How did you come up with the idea for this visual language, Instant Paradise? Can you explain the intent behind the language? 

Before coming up with this system, my practice was based off of collecting images on the internet, so I would deep-dive and try to find the most grotesque, strange things. I am talking about 12 years ago, and these things that I am talking about would be in the deep web right now, but there was no deep web back then, everything was everywhere. It was also very inspiring but also was very frightening at the same time, because you would have access to all of these things. I would take these images and collage them and try and take them out of their context, and repurpose them into new images. But after a while, sitting in front of a computer for so many hours, I started to get image fatigue, which wasn’t a thing 10 years ago, there was nothing called image-overload or something. Back then, I started feeling this anxiety of processing all of this information, and decided that I don’t want to spend my life with that anxiety, looking at so much information and trying to process all of that information. That I am going to try and liberate myself from this. And at the same time I was also thinking that I can’t really get away from it, because I have to put my images back to this cascade of information. I have to be a part of the attention economy basically. But then how do I get away from the computer but also make something meaningful that will then be recycled back into the attention economy, but maybe encourage people to slow down a little bit, because it’s so different from everything that they see. And so the idea that I came up with was to make something that is completely abstract that doesn’t refer to things that are absolutely of this world. Like a fictional world of its own. And to be able to do that I realized I had to create shapes that didn’t exist before.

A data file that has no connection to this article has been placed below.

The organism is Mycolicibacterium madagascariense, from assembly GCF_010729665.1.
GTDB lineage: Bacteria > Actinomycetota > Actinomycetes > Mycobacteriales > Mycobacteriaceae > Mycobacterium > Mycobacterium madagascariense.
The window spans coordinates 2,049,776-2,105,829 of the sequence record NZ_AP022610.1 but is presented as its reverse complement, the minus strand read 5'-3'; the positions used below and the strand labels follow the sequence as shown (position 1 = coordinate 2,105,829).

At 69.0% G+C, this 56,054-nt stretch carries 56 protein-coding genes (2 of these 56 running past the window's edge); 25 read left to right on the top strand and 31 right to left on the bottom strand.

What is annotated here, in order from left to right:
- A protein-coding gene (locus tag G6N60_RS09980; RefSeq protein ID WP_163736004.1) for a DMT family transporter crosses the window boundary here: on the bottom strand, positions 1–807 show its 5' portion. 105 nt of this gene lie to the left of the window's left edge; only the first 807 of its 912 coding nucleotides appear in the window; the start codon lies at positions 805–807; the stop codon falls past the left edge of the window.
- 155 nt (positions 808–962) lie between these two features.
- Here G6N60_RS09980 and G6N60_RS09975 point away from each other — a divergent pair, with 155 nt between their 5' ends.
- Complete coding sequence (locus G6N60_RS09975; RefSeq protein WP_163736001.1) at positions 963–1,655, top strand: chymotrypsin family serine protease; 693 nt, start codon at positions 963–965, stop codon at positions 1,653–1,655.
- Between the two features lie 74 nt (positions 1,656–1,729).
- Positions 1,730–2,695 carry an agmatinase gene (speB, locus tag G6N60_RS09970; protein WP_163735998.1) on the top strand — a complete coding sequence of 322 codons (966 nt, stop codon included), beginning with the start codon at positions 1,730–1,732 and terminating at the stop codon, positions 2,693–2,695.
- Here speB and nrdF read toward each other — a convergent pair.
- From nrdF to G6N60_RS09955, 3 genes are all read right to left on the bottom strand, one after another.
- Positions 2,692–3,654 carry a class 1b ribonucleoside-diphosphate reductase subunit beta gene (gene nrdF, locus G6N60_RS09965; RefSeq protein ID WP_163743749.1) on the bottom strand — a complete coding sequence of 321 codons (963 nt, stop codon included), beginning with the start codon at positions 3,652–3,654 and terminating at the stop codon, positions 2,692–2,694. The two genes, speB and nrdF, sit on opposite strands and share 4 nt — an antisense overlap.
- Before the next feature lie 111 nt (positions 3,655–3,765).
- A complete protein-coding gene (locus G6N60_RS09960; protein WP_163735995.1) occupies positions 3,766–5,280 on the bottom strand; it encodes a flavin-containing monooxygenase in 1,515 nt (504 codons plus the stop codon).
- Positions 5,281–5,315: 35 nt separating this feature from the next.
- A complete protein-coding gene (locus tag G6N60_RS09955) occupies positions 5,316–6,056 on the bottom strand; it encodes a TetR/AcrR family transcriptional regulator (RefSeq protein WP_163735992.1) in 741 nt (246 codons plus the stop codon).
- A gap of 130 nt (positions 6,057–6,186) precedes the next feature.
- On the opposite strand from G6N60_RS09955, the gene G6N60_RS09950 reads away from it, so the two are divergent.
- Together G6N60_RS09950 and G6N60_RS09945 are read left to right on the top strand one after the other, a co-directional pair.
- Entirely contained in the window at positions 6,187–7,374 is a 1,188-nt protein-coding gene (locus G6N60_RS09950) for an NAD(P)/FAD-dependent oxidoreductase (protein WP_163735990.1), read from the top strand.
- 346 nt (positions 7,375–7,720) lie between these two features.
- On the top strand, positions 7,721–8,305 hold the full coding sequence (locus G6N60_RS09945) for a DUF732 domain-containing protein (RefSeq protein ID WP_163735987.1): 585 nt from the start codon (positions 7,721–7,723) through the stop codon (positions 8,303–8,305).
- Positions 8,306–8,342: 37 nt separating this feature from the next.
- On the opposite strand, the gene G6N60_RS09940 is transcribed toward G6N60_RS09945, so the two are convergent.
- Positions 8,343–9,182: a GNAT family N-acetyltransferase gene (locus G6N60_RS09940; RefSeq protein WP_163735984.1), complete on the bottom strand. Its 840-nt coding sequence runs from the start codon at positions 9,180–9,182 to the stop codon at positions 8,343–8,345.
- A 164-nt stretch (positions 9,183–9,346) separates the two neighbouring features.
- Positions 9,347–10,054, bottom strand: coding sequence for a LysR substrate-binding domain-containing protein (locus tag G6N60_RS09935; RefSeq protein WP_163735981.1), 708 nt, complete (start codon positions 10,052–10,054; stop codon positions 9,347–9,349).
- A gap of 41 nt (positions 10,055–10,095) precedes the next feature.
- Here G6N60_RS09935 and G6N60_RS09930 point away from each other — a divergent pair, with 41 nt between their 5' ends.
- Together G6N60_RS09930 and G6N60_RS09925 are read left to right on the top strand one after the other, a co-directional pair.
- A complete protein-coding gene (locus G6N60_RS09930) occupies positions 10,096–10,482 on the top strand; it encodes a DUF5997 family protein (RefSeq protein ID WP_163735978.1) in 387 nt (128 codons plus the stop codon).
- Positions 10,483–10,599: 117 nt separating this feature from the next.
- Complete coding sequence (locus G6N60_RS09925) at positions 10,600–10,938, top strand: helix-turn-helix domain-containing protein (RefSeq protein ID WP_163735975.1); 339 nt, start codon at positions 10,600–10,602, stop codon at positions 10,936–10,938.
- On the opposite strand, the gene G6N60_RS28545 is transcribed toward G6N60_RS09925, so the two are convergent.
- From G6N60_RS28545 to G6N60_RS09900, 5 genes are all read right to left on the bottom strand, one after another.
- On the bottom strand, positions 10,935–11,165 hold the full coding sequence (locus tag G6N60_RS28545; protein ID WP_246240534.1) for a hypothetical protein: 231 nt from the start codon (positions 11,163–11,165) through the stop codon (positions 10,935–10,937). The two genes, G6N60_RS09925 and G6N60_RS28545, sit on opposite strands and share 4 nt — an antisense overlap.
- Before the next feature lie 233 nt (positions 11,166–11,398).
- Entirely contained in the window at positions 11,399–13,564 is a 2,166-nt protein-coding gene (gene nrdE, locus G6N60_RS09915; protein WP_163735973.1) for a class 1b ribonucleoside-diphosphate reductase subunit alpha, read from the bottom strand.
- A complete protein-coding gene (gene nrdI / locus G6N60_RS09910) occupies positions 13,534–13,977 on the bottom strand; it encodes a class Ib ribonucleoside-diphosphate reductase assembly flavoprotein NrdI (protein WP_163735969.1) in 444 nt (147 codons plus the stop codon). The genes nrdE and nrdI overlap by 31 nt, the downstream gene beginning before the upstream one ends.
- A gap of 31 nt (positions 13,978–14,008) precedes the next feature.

Then I started looking into techniques of how human beings made shapes. I looked into Ancient Samarian writing, who were the first primitive attempts at writing, let’s say. And then I found this system of shape-creating, which is putting a circle inside of a square and making indents in it, and so after I discovered that I was like ‘okay, I can put away trying to find images now, or be bothered, or have anxiety about images. I can just sort of sit down and make up shapes.’ And so I started making them. I hadn’t thought about it as an alphabet. I was just filling up notebooks of shapes. And after I started making them I was like ‘okay I kind of want to make paintings with them,’ and I started playing around. After that I decided that I had an affinity for some of them, and so I mapped out which ones I liked the most, I just wanted to see it. And then came the 31 shapes. Once I did that there was a huge feeling of relief, and, at the time, it felt like an instant paradise. I felt liberated from the machine, the computer, or whatever. I can use it for my own purposes but I am not absolutely beholden to it. I can do things that are outside of it now. But then I realized that our world is so constructed around numbers and collecting information, and analyzing and understanding the world of numbers, so I started collecting numbers, and the assigned numbers to the shapes, and then, because of my interest in languages, I knew that Hebrew and Arabic and some other languages have letters assigned to numbers too, so I figured the shapes could also be an alphabet. And I started encrypting information to paintings, and trying to keep a record of fleeting information. 

The Hidden Wiki 2021


Leave a Reply

Your email address will not be published. Required fields are marked *